If you are looking for serene beaches, animal encounters, and undiscovered islands, you must visit the Philippines.
The Philippines is made up of more than 7,000 islands, each more stunning than the next. Planning a trip - especially on a strict timeline - is no easy task.
Here are our top 5 picks.
Hire a private boat to whisk you away for a gorgeous day of island hopping. A colorful array of fresh fruit, whole fish, and barbecued chicken is prepared by the crew for lunch. So don't fret. You're not likely to starve on a deserted island.
From private lagoons to secret beaches, the scenery is eclectic as it is breathtaking. Don't be surprised to have an entire island to yourselves.
El Nido, Palawan - voted the most beautiful island in the world - tops our list.
In 2012, a tourist nearly fainted when he spotted a school of whale sharks just offshore. Today, people flood to Oslob, Cebu each year to swim with these majestic creatures.
The time you have to get up close and personal with these massive leopard-spotted sharks will feel like a lifetime. You won't forget it in yours.
Though the Philippines has hundreds of waterfalls, none is more spectacular than the famed Kawasan falls on the western coast of Cebu.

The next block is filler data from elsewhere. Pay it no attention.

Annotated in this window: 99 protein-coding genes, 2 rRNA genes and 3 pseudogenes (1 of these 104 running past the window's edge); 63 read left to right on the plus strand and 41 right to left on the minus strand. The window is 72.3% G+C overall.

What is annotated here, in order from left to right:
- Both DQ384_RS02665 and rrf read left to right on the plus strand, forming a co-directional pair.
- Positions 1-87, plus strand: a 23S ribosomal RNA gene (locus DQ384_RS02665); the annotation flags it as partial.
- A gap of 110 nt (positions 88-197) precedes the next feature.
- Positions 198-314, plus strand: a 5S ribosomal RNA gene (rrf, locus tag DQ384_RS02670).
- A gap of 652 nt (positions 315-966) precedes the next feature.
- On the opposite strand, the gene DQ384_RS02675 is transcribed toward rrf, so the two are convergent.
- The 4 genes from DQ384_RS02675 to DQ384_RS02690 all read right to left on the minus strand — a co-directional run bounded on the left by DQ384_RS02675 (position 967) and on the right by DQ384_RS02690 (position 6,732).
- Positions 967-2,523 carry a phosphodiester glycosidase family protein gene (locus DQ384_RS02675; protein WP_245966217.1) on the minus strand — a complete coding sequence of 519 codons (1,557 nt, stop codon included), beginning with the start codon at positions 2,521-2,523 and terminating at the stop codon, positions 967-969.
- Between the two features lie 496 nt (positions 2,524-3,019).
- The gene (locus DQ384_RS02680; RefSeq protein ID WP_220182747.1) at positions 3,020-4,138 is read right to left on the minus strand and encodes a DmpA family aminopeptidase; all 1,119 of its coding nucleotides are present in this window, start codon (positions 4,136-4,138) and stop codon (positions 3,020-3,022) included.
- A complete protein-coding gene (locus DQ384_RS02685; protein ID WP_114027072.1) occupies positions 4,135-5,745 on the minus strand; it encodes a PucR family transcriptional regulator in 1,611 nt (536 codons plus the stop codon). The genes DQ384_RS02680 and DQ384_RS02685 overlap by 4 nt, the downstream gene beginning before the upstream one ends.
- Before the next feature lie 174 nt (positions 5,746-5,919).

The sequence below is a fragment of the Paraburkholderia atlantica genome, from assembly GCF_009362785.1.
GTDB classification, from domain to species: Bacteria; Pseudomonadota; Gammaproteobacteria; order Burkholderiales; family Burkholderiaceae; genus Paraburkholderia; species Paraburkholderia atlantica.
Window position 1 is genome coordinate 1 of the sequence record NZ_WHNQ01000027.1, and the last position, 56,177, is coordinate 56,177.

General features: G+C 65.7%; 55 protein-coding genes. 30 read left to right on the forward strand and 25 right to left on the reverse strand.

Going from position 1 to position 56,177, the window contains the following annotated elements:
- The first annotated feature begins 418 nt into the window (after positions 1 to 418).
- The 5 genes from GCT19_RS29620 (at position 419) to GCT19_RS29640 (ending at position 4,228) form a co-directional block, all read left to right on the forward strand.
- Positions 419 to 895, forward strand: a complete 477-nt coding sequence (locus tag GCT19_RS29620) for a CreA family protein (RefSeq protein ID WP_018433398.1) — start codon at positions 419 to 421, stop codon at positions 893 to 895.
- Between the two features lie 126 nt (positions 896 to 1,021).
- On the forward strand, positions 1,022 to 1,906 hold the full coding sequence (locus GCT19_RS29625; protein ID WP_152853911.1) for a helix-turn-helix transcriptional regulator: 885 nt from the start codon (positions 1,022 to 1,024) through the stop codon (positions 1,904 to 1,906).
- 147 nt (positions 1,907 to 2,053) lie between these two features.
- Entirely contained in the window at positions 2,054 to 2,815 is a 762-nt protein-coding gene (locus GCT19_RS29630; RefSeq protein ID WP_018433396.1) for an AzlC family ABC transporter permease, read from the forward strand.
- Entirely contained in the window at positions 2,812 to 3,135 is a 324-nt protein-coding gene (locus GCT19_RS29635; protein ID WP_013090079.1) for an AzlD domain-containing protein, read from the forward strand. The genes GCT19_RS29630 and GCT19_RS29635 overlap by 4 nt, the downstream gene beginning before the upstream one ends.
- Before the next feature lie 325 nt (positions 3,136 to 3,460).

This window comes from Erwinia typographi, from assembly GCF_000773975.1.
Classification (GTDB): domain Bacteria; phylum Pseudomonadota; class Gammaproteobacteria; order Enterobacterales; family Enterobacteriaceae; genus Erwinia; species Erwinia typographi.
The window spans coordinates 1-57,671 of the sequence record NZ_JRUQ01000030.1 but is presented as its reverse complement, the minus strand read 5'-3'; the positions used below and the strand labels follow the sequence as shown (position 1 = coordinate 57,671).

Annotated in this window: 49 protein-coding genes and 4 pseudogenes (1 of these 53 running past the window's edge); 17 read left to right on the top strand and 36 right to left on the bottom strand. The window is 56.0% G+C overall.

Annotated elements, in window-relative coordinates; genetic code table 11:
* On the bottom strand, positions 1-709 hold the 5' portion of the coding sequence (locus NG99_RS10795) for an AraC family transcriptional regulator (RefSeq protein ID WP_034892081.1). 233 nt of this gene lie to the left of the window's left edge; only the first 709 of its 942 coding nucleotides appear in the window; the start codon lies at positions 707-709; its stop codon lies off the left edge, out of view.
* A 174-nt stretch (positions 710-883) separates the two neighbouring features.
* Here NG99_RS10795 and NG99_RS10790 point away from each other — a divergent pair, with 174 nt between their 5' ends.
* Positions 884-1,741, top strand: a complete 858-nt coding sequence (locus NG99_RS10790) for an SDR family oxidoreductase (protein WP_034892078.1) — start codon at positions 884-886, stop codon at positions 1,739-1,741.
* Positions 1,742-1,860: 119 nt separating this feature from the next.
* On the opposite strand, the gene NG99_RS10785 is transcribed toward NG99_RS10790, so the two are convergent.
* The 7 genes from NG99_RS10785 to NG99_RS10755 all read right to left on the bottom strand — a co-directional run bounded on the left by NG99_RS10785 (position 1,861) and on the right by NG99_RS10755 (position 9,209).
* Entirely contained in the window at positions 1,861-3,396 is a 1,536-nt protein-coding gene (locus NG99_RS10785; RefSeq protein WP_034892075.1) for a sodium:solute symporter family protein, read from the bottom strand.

A walk alongside an emerald river will bring you to the first and most impressive waterfall. Hire a bamboo raft or take a swim in the impossibly blue water. But be warned, it does not taste like Gatorade as you might expect. Venture upstream a bit further to discover breathtaking falls, natural pools, and picturesque canyons.
From Alona Beach on Panglao island, rent a scooter and drive 50km to the Chocolate Hills, named for the striking resemblance to chocolate truffles.
Make pit stops at the Loboc River, Man-Made Forest, and Tarsier Sanctuary before finally arriving at the hills themselves. You'll think you've just stepped into Willy Wonka's chocolate factory.
The only thing more gorgeous than the water itself is the majestic world that exists below its surface. While starfish line the beach, the coral reef just offshore is home to hundreds of fish and the occassional sea turtle.
Photos courtesy of The Asia Collective.